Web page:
The thing about this scenario — and ones like it — is: at least one part of it is blissful. It’s a letting go, a complete relinquishing of control. In life, that feels good every once in a while. And we all know some form of submission to food. Not necessarily this story — God hopefully not this story because it’s mine from four weeks ago, damn it, but we all have food tipping points that send us sliding. Maybe for you it’s family parties, maybe it’s a certain type of food in particular — regardless, it’s there. We start and can’t stop. We think, “Well…I’ve started it. Might as well just get it all out of my system.” And that brings us to lesson 1.
Lesson 1: You can not retroactively or proactively quell a food craving
At times, when I’ve lost it, I’ve had this feeling of, “Let’s pack it all in now. Here.” It’s a warped kind of logic — one in which I lull myself into believing that once I’ve started to eat, there’s good reason to seek out all the foods that once tempted me or WILL tempt me soon. I did want carrot cake two weeks ago…Or, What if I eat the Easter candy NOW? The thinking being that by the time Easter gets here, I’ll be over it. But is anyone ever over Cadbury?
It’s a strange thing to do, mostly because, while the food does taste good overall, the particulars aren’t always what I want most in that moment, or that day. The whole thought process that informs a binge becomes less about satisfying immediate cravings and more about thinking through the list of every delicious item I once might have wanted and could possibly want in the foreseeable future. It’s a frantic, five-minutes-til-close grocery store sweep.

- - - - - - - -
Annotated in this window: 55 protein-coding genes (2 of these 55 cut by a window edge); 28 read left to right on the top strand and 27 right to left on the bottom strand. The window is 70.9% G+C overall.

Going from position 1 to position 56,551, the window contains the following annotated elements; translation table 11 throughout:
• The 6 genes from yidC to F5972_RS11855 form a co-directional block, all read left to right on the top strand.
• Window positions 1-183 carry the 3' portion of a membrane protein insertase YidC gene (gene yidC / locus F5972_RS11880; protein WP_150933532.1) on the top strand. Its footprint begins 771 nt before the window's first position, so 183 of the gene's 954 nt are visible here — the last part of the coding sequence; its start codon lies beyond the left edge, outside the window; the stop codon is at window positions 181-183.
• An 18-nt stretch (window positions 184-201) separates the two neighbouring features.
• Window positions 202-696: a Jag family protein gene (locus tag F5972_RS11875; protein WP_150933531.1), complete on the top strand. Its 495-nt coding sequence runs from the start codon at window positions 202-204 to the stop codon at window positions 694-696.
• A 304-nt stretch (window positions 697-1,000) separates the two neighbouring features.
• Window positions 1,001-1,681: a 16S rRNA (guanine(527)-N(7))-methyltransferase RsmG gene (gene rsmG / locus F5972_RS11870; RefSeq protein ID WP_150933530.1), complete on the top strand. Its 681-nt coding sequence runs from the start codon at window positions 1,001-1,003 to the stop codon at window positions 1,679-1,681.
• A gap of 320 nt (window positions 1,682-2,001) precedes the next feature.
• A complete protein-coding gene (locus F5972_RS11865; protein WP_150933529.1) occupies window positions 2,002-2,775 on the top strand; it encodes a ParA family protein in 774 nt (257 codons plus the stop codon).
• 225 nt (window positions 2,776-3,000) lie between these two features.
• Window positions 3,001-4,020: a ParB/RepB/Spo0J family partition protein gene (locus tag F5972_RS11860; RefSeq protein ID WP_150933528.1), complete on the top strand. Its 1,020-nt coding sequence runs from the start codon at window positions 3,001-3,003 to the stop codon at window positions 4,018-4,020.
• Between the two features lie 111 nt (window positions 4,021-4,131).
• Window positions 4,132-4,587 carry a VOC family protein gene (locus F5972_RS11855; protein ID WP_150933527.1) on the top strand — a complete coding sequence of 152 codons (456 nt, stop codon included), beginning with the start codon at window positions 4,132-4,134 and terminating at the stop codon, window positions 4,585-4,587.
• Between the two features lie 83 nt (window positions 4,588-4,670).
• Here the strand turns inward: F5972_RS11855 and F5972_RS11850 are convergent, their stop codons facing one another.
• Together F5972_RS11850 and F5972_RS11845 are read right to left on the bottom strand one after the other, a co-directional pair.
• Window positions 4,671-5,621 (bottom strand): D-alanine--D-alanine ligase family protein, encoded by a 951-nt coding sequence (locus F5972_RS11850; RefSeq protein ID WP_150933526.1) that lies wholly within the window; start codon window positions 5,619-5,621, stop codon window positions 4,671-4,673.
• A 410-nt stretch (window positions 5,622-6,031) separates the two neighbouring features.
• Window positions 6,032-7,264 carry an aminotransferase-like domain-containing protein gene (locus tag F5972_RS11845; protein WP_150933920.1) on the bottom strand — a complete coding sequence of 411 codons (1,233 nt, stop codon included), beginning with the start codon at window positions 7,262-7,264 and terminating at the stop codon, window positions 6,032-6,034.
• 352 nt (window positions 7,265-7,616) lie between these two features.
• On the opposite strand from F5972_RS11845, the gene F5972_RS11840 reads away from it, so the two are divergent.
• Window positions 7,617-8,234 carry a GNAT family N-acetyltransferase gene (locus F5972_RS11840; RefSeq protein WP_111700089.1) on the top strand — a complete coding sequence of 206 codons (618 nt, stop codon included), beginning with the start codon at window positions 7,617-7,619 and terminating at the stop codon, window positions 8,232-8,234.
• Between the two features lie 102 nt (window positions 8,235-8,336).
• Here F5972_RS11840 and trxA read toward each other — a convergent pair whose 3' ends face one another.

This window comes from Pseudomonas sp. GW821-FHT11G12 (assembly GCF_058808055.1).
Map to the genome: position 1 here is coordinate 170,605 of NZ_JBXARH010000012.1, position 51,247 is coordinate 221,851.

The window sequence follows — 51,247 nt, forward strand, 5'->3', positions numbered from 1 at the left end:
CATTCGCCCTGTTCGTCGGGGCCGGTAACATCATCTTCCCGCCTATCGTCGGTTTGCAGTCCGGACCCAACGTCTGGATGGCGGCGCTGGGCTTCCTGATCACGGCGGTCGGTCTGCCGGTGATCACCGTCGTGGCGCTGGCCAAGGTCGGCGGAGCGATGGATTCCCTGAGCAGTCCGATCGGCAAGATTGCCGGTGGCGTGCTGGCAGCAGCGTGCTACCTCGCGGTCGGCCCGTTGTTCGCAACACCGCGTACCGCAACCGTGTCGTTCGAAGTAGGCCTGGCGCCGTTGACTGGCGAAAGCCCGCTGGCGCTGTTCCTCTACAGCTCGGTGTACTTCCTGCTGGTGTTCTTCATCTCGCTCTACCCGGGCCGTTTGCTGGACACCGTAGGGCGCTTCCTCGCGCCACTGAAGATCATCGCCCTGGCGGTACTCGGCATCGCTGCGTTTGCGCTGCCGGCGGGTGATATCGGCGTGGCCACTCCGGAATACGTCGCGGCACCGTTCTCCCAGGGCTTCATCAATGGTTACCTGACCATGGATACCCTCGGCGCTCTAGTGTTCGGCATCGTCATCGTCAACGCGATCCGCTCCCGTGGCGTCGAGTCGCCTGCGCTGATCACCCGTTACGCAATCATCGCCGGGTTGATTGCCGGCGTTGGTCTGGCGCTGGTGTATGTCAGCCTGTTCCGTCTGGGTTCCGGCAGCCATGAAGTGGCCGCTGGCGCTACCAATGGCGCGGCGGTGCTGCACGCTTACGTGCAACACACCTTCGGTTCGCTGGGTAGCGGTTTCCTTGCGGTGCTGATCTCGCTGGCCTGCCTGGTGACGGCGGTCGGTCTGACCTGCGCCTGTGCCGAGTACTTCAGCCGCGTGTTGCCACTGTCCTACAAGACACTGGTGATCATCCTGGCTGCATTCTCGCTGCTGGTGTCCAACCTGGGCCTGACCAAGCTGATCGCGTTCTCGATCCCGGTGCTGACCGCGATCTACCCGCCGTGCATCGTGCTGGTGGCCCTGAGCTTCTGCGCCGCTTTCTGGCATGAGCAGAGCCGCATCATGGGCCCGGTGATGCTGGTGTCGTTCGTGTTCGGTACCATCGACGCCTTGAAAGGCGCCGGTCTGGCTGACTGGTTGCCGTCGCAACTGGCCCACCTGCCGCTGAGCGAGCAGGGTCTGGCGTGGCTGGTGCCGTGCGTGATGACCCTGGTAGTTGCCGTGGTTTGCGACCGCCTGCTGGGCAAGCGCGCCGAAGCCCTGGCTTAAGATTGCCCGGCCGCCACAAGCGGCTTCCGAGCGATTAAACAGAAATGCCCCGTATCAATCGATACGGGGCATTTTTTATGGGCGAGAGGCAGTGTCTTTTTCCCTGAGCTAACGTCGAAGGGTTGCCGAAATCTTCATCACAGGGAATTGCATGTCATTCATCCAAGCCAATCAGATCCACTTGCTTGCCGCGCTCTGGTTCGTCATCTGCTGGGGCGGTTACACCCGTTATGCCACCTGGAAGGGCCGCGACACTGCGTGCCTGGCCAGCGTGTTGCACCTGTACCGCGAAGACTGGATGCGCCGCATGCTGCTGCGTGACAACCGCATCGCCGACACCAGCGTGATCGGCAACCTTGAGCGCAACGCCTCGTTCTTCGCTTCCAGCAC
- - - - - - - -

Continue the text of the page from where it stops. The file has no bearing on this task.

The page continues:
Why does this happen? Because binges, of course, are never going to happen again. That is what we tell ourselves every single time we overeat. We’ll never binge like this again. Maybe we’ll overeat, but no, God not like this.
We’ve got to eat it all now. (And then, never again.)
The way I began to understand the trouble with this binge mentality that wants to pack it all in was to realize that the cravings, old and new, that I thought I was satisfying? They never stopped coming. When I was sure that having pumpkin cheesecake now would stop me from wanting it in spades every day in November, I was wrong. When I thought that getting a large buffalo chicken macaroni and cheese pizza was the way to get it out of my sad system, again — I was wrong.
The next day, I wanted them. The next week, too. As much as I ever did.
If I have learned anything in my struggle with binge eating it is this: there is no such thing as fulfilling a past craving or preemptively filling a craving to come. They come whether you fill them, whenever you fill them. Think of it this way: you wouldn’t delude yourself into thinking that you could stuff your heart with love enough to plug up the void of past pain, would you? You also, then, wouldn’t dare now to think you could fill it past it’s stretching point with enough love so that you won’t ever run out, would you? Right. The heart changes. It wants different things at different times. It wants things you don’t always want it to want. Mostly good things, but also heaping gobs of outrageous, lusty things. It wants, in unrelenting ways. Sometimes less, and sometimes so much you feel needy. Desperate.